Starting next month, many grocery store products will have to carry the USDA's bioengineered ("GMO" in the vernacular) food labels. Here's what you should know about this pointless, costly regulation.
Beginning in January, we'll see many more products in grocery stores carrying the USDA's 'bioengineered' food label. The new labeling scheme was mandated by the National Bioengineered Food Disclosure Standard (NBFDS), which Congress passed in July 2016. Much has been written about the law, but there are two points most relevant to us as consumers as the enforcement deadline approaches: the labeling regulations will cost billions of dollars, and the labels themselves will provide zero useful information about the safety or nutritional content of the foods we buy.
This is quite frustrating, but there's an important lesson to learn from this ordeal. Allowing environmental activists to dictate public policy has serious consequences, as we're all about to find out again next month.
A useless label
To briefly recap a complicated story, the anti-GMO movement launched a massive effort almost 10 years ago to pass food labeling laws in dozens of US states. There was an intense PR battle between activist groups and scientists over the need for GMO food labels. “We have a right to know what we're eating,” one side argued, while the other claimed that labels should provide useful information to consumers. Since genetically engineered crops don't pose a health risk to consumers, there is no scientific justification to label foods made from them.
Vermont was the only state to approve a “right to know” law in 2014, but this was superseded by the NBFDS two years later. The federal legislation technically settled the legal dispute, although nobody was happy with the compromise. The new labels use neutral language, annoying anti-GMO groups who hoped to use labeling to stoke the public's fear of biotechnology, as they did in Europe. The science community was displeased as well because the regulations set out by the NBFDS are insanely confusing to everyone.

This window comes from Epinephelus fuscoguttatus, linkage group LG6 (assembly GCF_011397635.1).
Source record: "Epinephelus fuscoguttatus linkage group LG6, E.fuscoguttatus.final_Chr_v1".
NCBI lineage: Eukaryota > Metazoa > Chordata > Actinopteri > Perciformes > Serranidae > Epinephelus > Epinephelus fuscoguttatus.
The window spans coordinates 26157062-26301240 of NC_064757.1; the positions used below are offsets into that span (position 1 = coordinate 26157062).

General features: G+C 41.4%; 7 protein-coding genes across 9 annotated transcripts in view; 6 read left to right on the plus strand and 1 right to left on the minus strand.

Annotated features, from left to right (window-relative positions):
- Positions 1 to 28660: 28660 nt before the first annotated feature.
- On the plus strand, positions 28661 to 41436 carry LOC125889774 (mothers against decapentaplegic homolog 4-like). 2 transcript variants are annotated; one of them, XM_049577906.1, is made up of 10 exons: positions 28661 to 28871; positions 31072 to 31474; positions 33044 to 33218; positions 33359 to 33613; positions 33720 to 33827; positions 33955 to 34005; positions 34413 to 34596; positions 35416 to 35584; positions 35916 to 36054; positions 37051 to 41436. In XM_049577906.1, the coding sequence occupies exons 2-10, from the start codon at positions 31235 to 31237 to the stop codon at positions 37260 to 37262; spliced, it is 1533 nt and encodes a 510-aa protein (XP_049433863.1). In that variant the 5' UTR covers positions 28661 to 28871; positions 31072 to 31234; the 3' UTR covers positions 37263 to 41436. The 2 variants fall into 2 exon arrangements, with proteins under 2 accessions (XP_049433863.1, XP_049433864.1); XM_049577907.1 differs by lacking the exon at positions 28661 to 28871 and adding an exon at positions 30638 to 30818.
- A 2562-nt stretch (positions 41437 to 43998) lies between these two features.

Here's just one example, brought to us by ACSH advisor Dr. Henry Miller and attorney Drew Kershen. Under the NBFDS, two identical bottles of corn oil, derived from the same field and identical in processing and quality, could be labeled differently. This is because food companies can choose not to label products derived from bioengineered ingredients if the final product (like cooking oil) doesn't contain any “detectable” genetically engineered material. So, one maker of corn oil may choose to label its product and another may not, yet both would comply with the NBFDS. Insanity.
I rarely find myself in agreement with the lawsuit-happy Center for Food Safety, but they are correct on this narrow point: detectability is a silly threshold for mandatory labeling. The better choice would be to abandon the NBFDS entirely because it's useless. The USDA said as much in 2018:
The proposed NBFDS is not expected to have any benefits to human health or the environment. Any benefits to consumers from the provision of reliable information about BE [bioengineered] food products are difficult to measure.
… Useless and expensive
Here's the best part. The NBFDS will cost somewhere between $569 million to $3.9 billion—and that's just in 2022. After that, the USDA Agricultural Marketing Service (AMS) has noted, ongoing annual costs will range from $51 million to $117 million annually. “AMS stated that the annualized costs in perpetuity would be $68 million to $234 million at a 3 percent discount rate and $91 million to $391 million at a 7 percent discount rate,” according to a 2019 report from the Government Accountability Office.
Parenthetically, it's possible that the labeling regulation could limit consumer access to certain products. The ongoing supply chain issues are hindering the food industry's ability to implement the labels, which means non-compliant products would have to be pulled from grocery store shelves until they could be properly labeled. As Agripulse reported recently:
'The challenges [sic] we are having right now is you cannot change a label overnight. That typical process of changing a label generally takes at least two years,' [said Betsy Booren, senior vice president of regulatory and technical affairs at the Consumer Brands Association]. 'With Covid, we are having challenges with the supply chain and labor, getting materials, whether that’s packaging materials, the printing of packaging materials. Certain ingredients are being subbed out because their suppliers are having the same supply chain and labor issues.”
Actions have consequences
Miller and Kershen argued that “Congress should pass a new law that repeals the NBFDS and preempts states' ability to create their own food-labeling requirements.” But the ultimate solution to these sorts of regulatory pitfalls is an informed public that can see fringe environmental activism for what it is—utter foolishness.
That means journalists have to consistently report what the evidence says about biotech crop safety, which they still don't. It was only this year that the New York Times published an essay repudiating its many years of botched reporting on this issue. We also need public universities and high schools to quit using anti-GMO documentaries and textbooks in the classroom. Yes, this really happens.
We get the government we deserve, as the cliché goes. If nothing changes, we'll continue to deal with ham-fisted science and technology policies that serve no useful purpose but cost a whole bunch of money we don't have.